Trekking the Omani Hajar
Trekking in the Hajar Mountains. Image by S Piper
Many people think that the Arabian Peninsula is just desert and more desert but, while there is admittedly a lot of desert, there are also dramatic mountains, wadis and coastlines.
Oman, despite being 75% desert, also has 1,700 km of striking coastline and mountains that reach just shy of 3,000m. Jebel Shams, at a peak of 2,996m, is the highest point. Here temperatures are appreciably cooler than the coastal plains and, fleetingly, they get snow every year. Jebel Shams (Sun Mountain) together with the nearby Jebel Akhdar (Green Mountain) make up the Western Hajar range.
The trekking in Oman is not for the faint-hearted; the terrain is rocky and in places unforgiving. It lacks the smooth surfaces of nicely weathered rock that you might find elsewhere and the ascents and descents are steep. This makes it all the more remarkable that the Western Hajar is well populated with villages and towns that were established centuries and sometimes longer ago. The main motivation for living in such rough and steep terrain is the temperatures. Not only is it more tolerable than the 45 degree centigrade summer temperatures of Muscat but it also means that the season for growing crops is longer.
Amongst the villages clinging to the precipitous cliffs (where legend has it that children are traditionally tied to their beds at night to make sure they don’t fall), are serene plantations of date trees interspersed with mango, banana and papaya. Grapes are grown and were traditionally used to produce a local wine although I am told this no longer happens, apparently. The wild honey from amongst the wadis is some of the most expensive in the world. Roses are harvested from the tiered fields around May and distilled into rose water.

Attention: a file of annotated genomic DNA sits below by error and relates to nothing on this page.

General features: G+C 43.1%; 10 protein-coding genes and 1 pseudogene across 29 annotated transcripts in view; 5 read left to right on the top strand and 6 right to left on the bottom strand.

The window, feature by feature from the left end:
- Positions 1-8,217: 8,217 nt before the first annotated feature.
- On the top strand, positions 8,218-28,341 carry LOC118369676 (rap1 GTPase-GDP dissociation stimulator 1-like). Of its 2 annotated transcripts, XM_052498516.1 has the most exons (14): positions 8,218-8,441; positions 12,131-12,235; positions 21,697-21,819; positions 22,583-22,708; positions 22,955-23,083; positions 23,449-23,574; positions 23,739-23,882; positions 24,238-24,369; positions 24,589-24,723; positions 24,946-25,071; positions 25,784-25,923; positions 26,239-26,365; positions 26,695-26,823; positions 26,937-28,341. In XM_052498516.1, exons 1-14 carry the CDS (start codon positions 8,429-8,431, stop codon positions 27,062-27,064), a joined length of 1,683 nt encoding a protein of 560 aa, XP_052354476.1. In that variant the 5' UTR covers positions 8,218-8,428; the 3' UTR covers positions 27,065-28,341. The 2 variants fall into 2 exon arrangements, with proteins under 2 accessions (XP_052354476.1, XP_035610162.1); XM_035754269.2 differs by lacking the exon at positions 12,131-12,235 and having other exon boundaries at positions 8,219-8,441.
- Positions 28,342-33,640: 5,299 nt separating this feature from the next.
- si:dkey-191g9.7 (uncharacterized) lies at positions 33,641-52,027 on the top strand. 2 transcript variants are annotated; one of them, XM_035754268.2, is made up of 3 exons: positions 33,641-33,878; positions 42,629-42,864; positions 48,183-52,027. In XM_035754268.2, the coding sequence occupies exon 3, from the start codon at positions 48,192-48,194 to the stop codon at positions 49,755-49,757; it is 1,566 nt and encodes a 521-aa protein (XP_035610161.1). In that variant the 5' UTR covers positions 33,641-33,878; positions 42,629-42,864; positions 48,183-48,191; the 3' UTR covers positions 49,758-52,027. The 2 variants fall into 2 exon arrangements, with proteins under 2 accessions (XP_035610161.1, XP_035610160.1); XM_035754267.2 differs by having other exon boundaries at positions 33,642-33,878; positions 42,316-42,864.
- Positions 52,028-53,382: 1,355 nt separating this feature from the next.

Further to the East is the aptly name Eastern Hajar mountain range. This extends to the East of Muscat towards Sur and the edge of Arabia. While the mountains here are not so high (around 2,200m) they are more remote and considerably less populated. From the coastal villages of Fins and Tiwi, one can quickly ascend on a very steep gravel track 1,200m to a view point looking back down to the sea with only a kettle of Egyptian vultures for company. The ascent from here is more gradual but no less dramatic as you cross the Selmah Plateau, gradually climbing to around 2,000m. You will start to notice odd shaped domes that initially appear to be out-of-place rocks but, as you get closer, are clearly man-made structures. These are known as the Beehive Tombs for their looks of the Bat Tombs after one of the locations in the West of Oman that is recognised by UNESCO. There are plenty of theories and too little research into their history however, my two favourite and contrasting theories are: according to one of our guides, there was an evil gin (spirit) called Selmah who terrorised the locals to such an extent that, when they finally captured her, they cut her in to 90 pieces and built a tomb for each piece to be buried under to ensure that she could never come back to life. A more western theory is that they are burial tombs for prominent elders of the Azd tribe and date from perhaps 3,000 years ago. The challenge here is that no evidence has been found to suggest that there were people living on the plateau at that time and so the conclusion is that they are the elders from the villages on the coast that were carried all the way up to the plateau. I know which of these theories I prefer…
The Mountains & Deserts of Oman trekking holiday with Mountain Kingdoms visits the Al Hajar and Jebel Shams ranges. The trek takes you through spectacular scenery of mountains, gorges and canyons whilst staying in remote camps that give you a real taste of the wild.